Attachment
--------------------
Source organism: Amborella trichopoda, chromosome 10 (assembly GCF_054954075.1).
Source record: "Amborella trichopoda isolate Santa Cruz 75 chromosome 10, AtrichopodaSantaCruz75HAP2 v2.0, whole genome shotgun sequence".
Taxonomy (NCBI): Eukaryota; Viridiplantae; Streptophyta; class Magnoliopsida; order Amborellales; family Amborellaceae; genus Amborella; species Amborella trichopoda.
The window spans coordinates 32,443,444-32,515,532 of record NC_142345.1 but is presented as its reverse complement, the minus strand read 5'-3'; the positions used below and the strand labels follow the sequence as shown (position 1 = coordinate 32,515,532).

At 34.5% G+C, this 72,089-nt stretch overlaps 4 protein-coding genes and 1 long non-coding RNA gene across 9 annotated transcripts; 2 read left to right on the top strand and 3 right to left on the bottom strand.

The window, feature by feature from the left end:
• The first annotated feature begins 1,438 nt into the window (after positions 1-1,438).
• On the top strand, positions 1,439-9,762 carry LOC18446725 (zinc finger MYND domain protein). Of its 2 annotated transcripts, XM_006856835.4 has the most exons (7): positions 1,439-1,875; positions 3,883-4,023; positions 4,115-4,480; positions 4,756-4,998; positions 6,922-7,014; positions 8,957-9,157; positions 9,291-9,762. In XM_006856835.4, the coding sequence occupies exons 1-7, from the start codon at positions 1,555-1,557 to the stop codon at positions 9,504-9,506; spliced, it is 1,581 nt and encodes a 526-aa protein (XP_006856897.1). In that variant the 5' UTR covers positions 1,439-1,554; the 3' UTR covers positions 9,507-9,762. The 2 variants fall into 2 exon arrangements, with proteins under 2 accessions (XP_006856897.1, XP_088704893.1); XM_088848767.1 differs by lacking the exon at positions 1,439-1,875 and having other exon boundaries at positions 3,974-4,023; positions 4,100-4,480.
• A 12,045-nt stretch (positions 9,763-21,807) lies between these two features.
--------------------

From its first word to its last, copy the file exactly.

Source organism: Amborella trichopoda, chromosome 10 (assembly GCF_054954075.1).
Source record: "Amborella trichopoda isolate Santa Cruz 75 chromosome 10, AtrichopodaSantaCruz75HAP2 v2.0, whole genome shotgun sequence".
Taxonomy (NCBI): Eukaryota; Viridiplantae; Streptophyta; class Magnoliopsida; order Amborellales; family Amborellaceae; genus Amborella; species Amborella trichopoda.
The window spans coordinates 32,443,444-32,515,532 of record NC_142345.1 but is presented as its reverse complement, the minus strand read 5'-3'; the positions used below and the strand labels follow the sequence as shown (position 1 = coordinate 32,515,532).

At 34.5% G+C, this 72,089-nt stretch overlaps 4 protein-coding genes and 1 long non-coding RNA gene across 9 annotated transcripts; 2 read left to right on the top strand and 3 right to left on the bottom strand.

The window, feature by feature from the left end:
• The first annotated feature begins 1,438 nt into the window (after positions 1-1,438).
• On the top strand, positions 1,439-9,762 carry LOC18446725 (zinc finger MYND domain protein). Of its 2 annotated transcripts, XM_006856835.4 has the most exons (7): positions 1,439-1,875; positions 3,883-4,023; positions 4,115-4,480; positions 4,756-4,998; positions 6,922-7,014; positions 8,957-9,157; positions 9,291-9,762. In XM_006856835.4, the coding sequence occupies exons 1-7, from the start codon at positions 1,555-1,557 to the stop codon at positions 9,504-9,506; spliced, it is 1,581 nt and encodes a 526-aa protein (XP_006856897.1). In that variant the 5' UTR covers positions 1,439-1,554; the 3' UTR covers positions 9,507-9,762. The 2 variants fall into 2 exon arrangements, with proteins under 2 accessions (XP_006856897.1, XP_088704893.1); XM_088848767.1 differs by lacking the exon at positions 1,439-1,875 and having other exon boundaries at positions 3,974-4,023; positions 4,100-4,480.
• A 12,045-nt stretch (positions 9,763-21,807) lies between these two features.